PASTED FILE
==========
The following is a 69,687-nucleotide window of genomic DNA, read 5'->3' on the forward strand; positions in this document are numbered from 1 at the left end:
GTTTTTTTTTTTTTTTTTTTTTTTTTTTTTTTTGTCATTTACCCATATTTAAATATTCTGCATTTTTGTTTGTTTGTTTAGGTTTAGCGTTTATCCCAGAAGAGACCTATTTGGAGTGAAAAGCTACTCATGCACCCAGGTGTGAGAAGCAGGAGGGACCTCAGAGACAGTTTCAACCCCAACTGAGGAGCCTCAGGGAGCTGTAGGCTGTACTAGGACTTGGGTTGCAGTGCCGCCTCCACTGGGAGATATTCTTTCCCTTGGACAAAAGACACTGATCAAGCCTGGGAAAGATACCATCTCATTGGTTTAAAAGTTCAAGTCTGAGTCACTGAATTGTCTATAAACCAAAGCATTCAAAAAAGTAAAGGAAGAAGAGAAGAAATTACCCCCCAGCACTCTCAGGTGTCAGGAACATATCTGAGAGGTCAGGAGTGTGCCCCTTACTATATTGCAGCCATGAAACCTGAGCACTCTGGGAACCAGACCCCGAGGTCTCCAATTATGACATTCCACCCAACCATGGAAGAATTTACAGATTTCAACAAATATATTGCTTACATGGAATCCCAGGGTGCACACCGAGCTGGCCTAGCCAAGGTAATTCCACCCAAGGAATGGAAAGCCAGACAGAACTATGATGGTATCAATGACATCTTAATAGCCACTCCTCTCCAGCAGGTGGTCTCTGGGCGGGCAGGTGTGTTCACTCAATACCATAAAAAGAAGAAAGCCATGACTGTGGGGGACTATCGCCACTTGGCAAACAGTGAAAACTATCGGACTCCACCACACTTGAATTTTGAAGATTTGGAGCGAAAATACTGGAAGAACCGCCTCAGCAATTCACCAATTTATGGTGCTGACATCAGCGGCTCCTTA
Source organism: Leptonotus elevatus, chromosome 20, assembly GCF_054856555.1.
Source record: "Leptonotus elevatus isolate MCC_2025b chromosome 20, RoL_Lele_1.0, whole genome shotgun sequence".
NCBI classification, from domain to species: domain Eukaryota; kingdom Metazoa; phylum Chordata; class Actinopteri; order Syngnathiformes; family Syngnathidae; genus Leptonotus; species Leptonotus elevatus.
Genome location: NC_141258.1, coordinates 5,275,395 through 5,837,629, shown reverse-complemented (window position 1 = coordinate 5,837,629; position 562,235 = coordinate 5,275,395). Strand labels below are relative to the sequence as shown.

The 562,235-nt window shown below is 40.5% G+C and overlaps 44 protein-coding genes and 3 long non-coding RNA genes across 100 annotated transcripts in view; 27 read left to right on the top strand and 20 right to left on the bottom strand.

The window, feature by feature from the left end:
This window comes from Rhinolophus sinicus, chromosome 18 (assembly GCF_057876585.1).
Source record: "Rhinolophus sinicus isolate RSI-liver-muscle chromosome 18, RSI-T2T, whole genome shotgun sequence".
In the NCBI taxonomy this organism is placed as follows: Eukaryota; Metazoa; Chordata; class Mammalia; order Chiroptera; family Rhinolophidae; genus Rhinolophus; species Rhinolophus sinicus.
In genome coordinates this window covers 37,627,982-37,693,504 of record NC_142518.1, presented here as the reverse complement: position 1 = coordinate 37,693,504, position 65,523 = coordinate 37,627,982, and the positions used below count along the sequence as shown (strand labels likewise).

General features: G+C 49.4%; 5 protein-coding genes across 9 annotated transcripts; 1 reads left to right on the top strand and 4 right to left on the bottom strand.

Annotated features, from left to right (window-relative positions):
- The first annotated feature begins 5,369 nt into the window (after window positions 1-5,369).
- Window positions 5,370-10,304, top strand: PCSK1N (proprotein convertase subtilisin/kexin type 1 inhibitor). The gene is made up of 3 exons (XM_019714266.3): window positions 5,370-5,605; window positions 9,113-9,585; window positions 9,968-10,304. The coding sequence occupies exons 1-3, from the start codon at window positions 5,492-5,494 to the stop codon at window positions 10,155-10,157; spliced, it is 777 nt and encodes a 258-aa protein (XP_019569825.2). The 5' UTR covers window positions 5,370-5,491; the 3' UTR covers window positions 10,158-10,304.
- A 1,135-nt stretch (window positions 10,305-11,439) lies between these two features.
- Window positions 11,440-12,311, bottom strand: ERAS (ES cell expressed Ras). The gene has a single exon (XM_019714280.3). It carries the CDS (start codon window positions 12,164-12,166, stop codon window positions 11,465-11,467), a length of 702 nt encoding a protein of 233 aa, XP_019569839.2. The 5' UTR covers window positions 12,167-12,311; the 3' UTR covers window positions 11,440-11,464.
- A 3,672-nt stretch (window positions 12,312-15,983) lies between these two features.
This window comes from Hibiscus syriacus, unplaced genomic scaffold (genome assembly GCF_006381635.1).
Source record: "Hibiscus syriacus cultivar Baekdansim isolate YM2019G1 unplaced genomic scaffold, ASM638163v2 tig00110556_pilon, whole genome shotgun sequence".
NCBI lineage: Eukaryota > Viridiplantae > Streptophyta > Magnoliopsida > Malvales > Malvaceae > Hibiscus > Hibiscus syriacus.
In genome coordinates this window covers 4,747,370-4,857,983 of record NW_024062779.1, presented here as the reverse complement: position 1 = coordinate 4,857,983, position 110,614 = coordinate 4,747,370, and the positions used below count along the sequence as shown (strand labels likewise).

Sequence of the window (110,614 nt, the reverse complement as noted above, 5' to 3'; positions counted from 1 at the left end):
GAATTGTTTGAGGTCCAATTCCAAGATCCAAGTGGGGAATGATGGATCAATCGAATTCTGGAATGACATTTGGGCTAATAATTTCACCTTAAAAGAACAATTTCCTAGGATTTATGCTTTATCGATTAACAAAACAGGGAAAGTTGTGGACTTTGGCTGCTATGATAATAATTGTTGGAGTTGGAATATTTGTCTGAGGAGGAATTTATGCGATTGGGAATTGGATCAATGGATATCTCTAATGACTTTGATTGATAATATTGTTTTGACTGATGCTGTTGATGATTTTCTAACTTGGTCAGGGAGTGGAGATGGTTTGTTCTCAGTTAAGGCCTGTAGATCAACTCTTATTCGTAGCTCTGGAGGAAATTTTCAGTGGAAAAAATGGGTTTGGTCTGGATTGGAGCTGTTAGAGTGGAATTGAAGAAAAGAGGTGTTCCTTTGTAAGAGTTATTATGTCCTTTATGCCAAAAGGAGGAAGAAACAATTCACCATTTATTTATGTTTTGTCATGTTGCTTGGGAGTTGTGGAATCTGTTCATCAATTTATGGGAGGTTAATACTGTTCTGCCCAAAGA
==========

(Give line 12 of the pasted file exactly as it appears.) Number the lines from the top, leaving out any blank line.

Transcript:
In genome coordinates this window covers 37,627,982-37,693,504 of record NC_142518.1, presented here as the reverse complement: position 1 = coordinate 37,693,504, position 65,523 = coordinate 37,627,982, and the positions used below count along the sequence as shown (strand labels likewise).